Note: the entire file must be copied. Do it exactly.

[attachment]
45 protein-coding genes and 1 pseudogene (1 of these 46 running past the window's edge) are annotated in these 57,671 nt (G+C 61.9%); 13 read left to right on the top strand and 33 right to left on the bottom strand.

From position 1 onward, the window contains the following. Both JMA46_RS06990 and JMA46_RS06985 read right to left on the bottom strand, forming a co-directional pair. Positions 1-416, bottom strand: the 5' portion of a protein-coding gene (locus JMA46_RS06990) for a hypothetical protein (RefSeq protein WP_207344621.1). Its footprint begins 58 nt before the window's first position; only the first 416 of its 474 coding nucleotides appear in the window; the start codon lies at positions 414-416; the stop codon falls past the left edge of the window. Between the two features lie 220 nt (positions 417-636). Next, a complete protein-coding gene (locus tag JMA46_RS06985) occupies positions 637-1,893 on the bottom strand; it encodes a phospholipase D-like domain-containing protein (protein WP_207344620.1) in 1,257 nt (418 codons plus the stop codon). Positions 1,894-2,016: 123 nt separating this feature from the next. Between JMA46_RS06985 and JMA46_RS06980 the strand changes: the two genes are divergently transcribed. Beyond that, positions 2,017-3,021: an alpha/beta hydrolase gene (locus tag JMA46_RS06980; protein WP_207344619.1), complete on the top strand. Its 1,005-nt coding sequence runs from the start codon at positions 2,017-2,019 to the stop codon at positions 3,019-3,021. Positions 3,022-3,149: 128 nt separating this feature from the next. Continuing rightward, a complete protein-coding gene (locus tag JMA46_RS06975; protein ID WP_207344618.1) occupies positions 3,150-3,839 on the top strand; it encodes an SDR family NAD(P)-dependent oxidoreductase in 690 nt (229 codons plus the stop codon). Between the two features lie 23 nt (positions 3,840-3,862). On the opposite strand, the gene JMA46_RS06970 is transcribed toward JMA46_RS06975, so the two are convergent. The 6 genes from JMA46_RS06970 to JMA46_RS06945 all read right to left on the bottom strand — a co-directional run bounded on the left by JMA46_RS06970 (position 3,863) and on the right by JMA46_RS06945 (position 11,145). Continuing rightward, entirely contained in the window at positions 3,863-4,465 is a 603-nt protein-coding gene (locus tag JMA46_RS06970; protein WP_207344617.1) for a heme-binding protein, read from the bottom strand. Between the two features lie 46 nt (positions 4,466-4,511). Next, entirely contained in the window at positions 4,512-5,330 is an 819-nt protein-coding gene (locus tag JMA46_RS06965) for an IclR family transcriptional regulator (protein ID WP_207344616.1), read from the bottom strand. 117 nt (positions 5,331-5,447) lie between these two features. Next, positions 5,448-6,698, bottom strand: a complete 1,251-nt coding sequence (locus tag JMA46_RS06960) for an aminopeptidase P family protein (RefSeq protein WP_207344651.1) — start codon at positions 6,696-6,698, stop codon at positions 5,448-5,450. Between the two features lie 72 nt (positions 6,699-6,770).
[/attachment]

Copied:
45 protein-coding genes and 1 pseudogene (1 of these 46 running past the window's edge) are annotated in these 57,671 nt (G+C 61.9%); 13 read left to right on the top strand and 33 right to left on the bottom strand.

From position 1 onward, the window contains the following. Both JMA46_RS06990 and JMA46_RS06985 read right to left on the bottom strand, forming a co-directional pair. Positions 1-416, bottom strand: the 5' portion of a protein-coding gene (locus JMA46_RS06990) for a hypothetical protein (RefSeq protein WP_207344621.1). Its footprint begins 58 nt before the window's first position; only the first 416 of its 474 coding nucleotides appear in the window; the start codon lies at positions 414-416; the stop codon falls past the left edge of the window. Between the two features lie 220 nt (positions 417-636). Next, a complete protein-coding gene (locus tag JMA46_RS06985) occupies positions 637-1,893 on the bottom strand; it encodes a phospholipase D-like domain-containing protein (protein WP_207344620.1) in 1,257 nt (418 codons plus the stop codon). Positions 1,894-2,016: 123 nt separating this feature from the next. Between JMA46_RS06985 and JMA46_RS06980 the strand changes: the two genes are divergently transcribed. Beyond that, positions 2,017-3,021: an alpha/beta hydrolase gene (locus tag JMA46_RS06980; protein WP_207344619.1), complete on the top strand. Its 1,005-nt coding sequence runs from the start codon at positions 2,017-2,019 to the stop codon at positions 3,019-3,021. Positions 3,022-3,149: 128 nt separating this feature from the next. Continuing rightward, a complete protein-coding gene (locus tag JMA46_RS06975; protein ID WP_207344618.1) occupies positions 3,150-3,839 on the top strand; it encodes an SDR family NAD(P)-dependent oxidoreductase in 690 nt (229 codons plus the stop codon). Between the two features lie 23 nt (positions 3,840-3,862). On the opposite strand, the gene JMA46_RS06970 is transcribed toward JMA46_RS06975, so the two are convergent. The 6 genes from JMA46_RS06970 to JMA46_RS06945 all read right to left on the bottom strand — a co-directional run bounded on the left by JMA46_RS06970 (position 3,863) and on the right by JMA46_RS06945 (position 11,145). Continuing rightward, entirely contained in the window at positions 3,863-4,465 is a 603-nt protein-coding gene (locus tag JMA46_RS06970; protein WP_207344617.1) for a heme-binding protein, read from the bottom strand. Between the two features lie 46 nt (positions 4,466-4,511). Next, entirely contained in the window at positions 4,512-5,330 is an 819-nt protein-coding gene (locus tag JMA46_RS06965) for an IclR family transcriptional regulator (protein ID WP_207344616.1), read from the bottom strand. 117 nt (positions 5,331-5,447) lie between these two features. Next, positions 5,448-6,698, bottom strand: a complete 1,251-nt coding sequence (locus tag JMA46_RS06960) for an aminopeptidase P family protein (RefSeq protein WP_207344651.1) — start codon at positions 6,696-6,698, stop codon at positions 5,448-5,450. Between the two features lie 72 nt (positions 6,699-6,770).